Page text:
It just is something to think about for those of us who are imaginative and anxious.  The monsters that  we create are a distraction from what is really going on.  So for me now, it is something I try to stay aware of.  When the monsters start closing in and my mind starts playing terrifying images on repeat, I know they’re there as a distraction.  Here is a peek inside my brain during an anxiety attack, “Is the door locked?  Is the door locked?  I should check. Check. Check.” then “Door is locked.  Did I unplug my straightener?  Is it unplugged? -image of house on fire, repeats over and over as I try to get to my car.  “I need to go back.  I need to go back to check.  Then I’ll be fine.  If I can check one more time…. And the stove.  Is it off?  Did I turn it off this morning?”  Its hard to do this but is always worth it to do.  I think to myself, “I don’t need to check again.  I need to remove the curtain  What am I actually upset about?  What’s going on in my life. my real life that I’m reacting to?  What feelings am I distracting myself from?  The answers to those questions are usually unsettling at first.  But the journey can be freeing and lead towards good decisions on my part.
Some good tools for curtain removal I have found: 1. Journaling 2. Meditation 3. Yoga 4. Prayer labyrinth.

 Other basic forms of self care can help cut down on the panic attacks too: 1, Herbal tea 2. Walks 3. Time with dogs -very therapeutic- they focus only on the present and it kind of forces you to do it too after a while.  I’ll do a post about it sometime.  4. Calling a friend. I don’t usually tell them what I’m worried about.  I just talk about other stuff or make plans to hang out later.  But just a quick conversation can  help pull my brain out of an anxious rut.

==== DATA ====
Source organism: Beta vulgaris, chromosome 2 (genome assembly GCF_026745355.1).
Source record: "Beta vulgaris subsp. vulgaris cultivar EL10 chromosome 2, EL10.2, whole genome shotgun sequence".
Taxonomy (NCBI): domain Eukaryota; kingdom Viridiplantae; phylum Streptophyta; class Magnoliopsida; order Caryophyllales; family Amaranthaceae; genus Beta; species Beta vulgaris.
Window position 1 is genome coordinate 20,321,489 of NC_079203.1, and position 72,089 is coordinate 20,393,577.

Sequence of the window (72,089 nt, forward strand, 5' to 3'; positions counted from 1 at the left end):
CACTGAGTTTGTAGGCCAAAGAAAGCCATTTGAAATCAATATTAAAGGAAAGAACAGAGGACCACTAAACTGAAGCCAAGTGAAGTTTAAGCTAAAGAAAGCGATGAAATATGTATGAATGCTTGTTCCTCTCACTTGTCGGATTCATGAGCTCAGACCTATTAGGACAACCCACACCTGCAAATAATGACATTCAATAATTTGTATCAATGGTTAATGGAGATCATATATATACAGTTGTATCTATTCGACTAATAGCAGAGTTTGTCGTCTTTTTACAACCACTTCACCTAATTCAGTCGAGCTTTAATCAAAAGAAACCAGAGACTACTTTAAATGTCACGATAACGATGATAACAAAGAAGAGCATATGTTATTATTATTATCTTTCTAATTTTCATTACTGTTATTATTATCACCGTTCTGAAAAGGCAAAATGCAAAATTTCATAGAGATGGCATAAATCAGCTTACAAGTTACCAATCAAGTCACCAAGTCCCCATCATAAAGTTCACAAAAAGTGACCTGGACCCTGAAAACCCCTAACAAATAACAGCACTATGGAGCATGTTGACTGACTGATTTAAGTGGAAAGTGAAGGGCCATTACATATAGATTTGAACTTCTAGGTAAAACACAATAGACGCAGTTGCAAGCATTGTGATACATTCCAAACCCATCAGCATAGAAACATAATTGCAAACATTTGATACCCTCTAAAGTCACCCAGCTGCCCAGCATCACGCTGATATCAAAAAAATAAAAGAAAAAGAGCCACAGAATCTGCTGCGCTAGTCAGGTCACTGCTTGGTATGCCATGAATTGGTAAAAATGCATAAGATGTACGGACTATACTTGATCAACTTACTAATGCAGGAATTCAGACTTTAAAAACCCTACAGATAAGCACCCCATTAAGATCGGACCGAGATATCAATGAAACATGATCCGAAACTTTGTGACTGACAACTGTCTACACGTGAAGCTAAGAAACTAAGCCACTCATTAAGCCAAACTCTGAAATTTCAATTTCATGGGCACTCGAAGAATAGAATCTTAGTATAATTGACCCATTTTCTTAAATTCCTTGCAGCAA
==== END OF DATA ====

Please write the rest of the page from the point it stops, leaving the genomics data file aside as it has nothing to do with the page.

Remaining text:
Also sometimes a therapist might be needed.  These monsters in our anxiety exist for a reason and sometimes investing in a good therapist can help to process whatever the brain is distracting from.  It was years before I could recognize or talk about a lot of these things to anyone but therapists & my closest friends.  And mainly I think its most helpful to pay attention to present events and feelings.  Understanding how you got to be the way you are is useful but not as useful as figuring out effective tools for navigating the present.

Disclaimer: This story is NOT meant to take the place of medical or professional advice.  Just take it as the anecdotal musings of one person.  I’m simply sharing what works for me sometimes.  Take what’s helpful to you and feel free to throw out what isn’t helpful.  🙂

© beckyofmoonlitoaks, 2013. Unauthorized use and/or duplication of this material without express and written permission from this blog’s author and/or owner is strictly prohibited. Excerpts and links may be used, provided that full and clear credit is given to beckyofmoonlitoaks with appropriate and specific direction to the original content.